Naples underground, between history and mystery

Naples, a city of many facets, holds in its heart a hidden cultural heritage: a maze of tunnels and tunnels able to tell its thousand-year history. Legends and reconstructions of different eras, well illustrated by the guides who lead the tour, return a new picture of the city, not to be missed especially for those who believe they already know it.

A thousand-year heritage

Naples, founded by the Greeks in the seventh century BC, has a history that has its roots in millennia of culture and civilization. But the visible city, with its majestic squares and secular buildings, is only the tip of the iceberg. Beneath the surface lies an underground labyrinth that testifies to the passage of peoples and civilizations through the centuries.

The underground of Naples is the result of a continuous excavation that took place over the centuries. Initially used as tuff quarries -a light and porous volcanic stone- these underground tunnels were then adapted and expanded for different purposes.

The path through the galleries

The underground Naples opens to the visitor its most secret doors starting from the visit to the crypts and the underground cemeteries. 

The Catacombs of San Gennaro date back to the second century A.D. and are considered the burial place of the Christian martyrs. They extend for about 3,000 meters underground: here the ancient traditions of burial are mixed with legends and popular superstitions. One of the most evocative places is the “Fountain of the Souls of Purgatory”, a small chapel decorated with skulls and human bones, where it is said that the souls of the dead are still wandering in search of peace

We then move on to explore the remains of ancient Neapolis, the ancient Greek city on which today’s Naples was built. This part of the route includes cisterns, tunnels and tunnels that date back to Greek and Roman times. 

Afterwards, the Bourbon Galleries: built in the eighteenth century during the reign of the Bourbons, were originally used as escape routes for the royal family in case of emergency. During the Second World War they were used as an air-raid shelter for the population.

The medieval cisterns, the next stage of the tour, were used for the collection and storage of drinking water. Their majestic arches and water distribution system are an important testimony to the engineering skills of medieval builders.

The underground tour includes a visit to the Co.R.E Gallery, a contemporary art gallery that offers the opportunity to fantasize working imagination, just like when exploring excavations and archaeological areas.

Afterwards, the War Museum offers an immersive experience, which brings the life and experience of the Neapolitans to life during the Second World War. 

About 40,000 people found refuge in the city’s underground during the war years, waiting for the war to come to an end. During the reconstruction of Naples the lack of means of transport caused objective difficulties in the disposal of the debris: the same were then used to fill the ancient wells underground. This space remained essentially a landfill until the 1980s, when volunteers decided to clean it up. Thanks to their commitment today Naples offers visitors a unique route.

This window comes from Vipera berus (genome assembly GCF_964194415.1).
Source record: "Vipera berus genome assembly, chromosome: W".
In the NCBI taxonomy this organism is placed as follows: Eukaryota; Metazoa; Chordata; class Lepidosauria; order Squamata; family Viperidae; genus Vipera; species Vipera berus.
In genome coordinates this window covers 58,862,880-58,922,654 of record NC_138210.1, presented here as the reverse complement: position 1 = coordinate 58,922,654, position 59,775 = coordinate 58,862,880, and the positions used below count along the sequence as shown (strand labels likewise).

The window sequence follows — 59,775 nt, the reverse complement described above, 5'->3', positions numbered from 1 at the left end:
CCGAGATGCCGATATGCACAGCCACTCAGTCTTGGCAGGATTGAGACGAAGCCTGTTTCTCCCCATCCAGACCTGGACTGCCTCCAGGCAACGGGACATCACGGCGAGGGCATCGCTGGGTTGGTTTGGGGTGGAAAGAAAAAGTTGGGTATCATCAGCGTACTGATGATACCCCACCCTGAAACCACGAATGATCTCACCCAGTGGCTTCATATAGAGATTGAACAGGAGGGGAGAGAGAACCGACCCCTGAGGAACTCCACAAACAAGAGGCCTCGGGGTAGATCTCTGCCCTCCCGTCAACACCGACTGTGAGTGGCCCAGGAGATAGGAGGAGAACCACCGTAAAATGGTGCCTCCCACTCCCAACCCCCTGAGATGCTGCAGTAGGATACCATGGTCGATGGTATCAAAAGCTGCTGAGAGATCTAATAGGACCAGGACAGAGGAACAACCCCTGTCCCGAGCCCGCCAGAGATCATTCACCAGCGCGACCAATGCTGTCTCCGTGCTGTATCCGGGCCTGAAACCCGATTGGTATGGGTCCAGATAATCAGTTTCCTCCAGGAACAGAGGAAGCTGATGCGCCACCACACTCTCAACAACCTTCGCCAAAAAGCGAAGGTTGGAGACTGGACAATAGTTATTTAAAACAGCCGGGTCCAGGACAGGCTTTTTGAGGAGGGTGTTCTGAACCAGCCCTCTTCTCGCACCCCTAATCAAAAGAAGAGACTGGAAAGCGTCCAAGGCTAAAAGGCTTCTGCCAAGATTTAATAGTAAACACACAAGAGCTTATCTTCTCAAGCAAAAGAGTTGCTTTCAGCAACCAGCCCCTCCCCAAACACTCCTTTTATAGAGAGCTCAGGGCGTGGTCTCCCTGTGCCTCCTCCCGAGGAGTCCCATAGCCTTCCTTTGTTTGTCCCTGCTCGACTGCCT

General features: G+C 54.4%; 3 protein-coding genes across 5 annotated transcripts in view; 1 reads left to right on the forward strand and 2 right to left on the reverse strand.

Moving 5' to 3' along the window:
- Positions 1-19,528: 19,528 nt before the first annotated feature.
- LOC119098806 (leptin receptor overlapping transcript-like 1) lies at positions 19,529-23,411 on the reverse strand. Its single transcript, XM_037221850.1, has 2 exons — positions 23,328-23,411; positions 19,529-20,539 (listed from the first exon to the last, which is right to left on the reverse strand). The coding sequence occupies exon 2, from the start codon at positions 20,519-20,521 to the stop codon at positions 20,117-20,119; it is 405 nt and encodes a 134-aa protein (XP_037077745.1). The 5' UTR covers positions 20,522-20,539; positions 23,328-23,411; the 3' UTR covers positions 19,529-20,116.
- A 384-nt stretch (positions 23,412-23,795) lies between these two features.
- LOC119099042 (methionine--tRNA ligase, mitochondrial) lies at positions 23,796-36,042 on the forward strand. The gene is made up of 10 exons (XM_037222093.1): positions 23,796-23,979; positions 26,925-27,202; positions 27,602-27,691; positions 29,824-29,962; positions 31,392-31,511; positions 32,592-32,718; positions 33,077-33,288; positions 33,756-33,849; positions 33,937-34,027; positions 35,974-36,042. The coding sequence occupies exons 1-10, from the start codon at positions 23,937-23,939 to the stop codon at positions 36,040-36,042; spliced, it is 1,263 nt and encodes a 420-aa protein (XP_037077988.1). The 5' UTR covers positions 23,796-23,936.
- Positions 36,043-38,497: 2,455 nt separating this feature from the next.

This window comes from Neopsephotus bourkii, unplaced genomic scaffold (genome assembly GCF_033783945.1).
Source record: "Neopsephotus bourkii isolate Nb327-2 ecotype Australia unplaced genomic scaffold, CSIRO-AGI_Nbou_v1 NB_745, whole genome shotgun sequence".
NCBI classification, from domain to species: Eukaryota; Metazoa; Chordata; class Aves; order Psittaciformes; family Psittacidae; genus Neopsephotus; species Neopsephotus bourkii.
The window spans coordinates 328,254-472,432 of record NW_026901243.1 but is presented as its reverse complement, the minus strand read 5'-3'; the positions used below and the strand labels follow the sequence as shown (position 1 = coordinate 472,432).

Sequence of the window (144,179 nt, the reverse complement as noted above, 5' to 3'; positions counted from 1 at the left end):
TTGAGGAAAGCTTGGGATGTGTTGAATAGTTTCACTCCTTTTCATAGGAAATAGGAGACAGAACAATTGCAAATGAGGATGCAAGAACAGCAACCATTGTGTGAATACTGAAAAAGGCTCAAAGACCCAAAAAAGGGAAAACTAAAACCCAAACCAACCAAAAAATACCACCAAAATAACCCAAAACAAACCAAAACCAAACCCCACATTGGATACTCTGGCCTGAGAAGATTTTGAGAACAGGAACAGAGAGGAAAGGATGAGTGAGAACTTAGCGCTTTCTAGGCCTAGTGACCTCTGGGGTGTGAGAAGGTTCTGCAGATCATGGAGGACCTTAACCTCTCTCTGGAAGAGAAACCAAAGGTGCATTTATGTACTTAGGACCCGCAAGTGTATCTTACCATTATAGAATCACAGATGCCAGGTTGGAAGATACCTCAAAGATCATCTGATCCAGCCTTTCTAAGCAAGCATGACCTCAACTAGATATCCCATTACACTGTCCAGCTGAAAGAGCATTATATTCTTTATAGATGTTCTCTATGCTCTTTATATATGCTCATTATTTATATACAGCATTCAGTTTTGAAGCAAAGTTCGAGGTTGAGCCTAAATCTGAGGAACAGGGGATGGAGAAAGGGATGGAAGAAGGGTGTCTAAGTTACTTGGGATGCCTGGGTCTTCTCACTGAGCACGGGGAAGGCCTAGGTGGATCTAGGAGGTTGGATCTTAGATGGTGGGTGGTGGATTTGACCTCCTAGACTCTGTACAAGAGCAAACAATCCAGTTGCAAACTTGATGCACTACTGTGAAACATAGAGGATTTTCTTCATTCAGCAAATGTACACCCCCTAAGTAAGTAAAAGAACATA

The tour ends with a visit to the Teatro Greco Romano or Teatro di Nerone: it is located in the open air, in the area of Via Anticaglia. From here you can access an old Neapolitan apartment, lift a trap door and find yourself again underground, directly inside Nerone’s private dressing rooms.

Foto : Unsplash

Underground Naples: timetables and tickets

The tour lasts about 60 minutes. Claustrophobic people can make an alternative route, even if, in general, those suffering from these problems tend not to appreciate the visit, especially because they have to give up many interesting stages. 

The route is accessible every day, including weekends, but some specific stops may be forbidden to the public on certain holidays or during exceptional events. It is therefore important to check the specific opening days on the official website.

The ticket costs 15 euros, 10 euros for students, 8 euros for children. There are discounts for groups of 10, 15 or 30 people. 

Underground of Naples: a heritage to be saved.

The underground Naples is a precious heritage that deserves to be preserved and enhanced. 

In recent years many associations and institutions have been committed to promoting knowledge and conservation. Thanks to guided tours and redevelopment projects the underground of Naples are slowly emerging from the shadows to show the world their beauty and their historical and cultural importance.

The future of underground Naples presents several challenges and issues that require proper management and intense collaboration between local authorities, cultural organizations, local communities and other stakeholders.

One of the main concerns concerns the conservation and maintenance of underground structures: given their antiquity and fragility it is essential to take appropriate measures to preserve these historical sites from structural damage, erosion and degradation.

Urban development can also impact the subsoil and interfere with the stability of the foundations. Work should also be undertaken on waste management, groundwater control and pollution prevention. 

At the same time, continuing archaeological research underground in Naples can lead to new discoveries and a greater understanding of the city’s history. A very rich history that is up to us to increase so that it is known by those who will come after us.

Copertina: Unsplash

Autore: Eleonora Di Mauro

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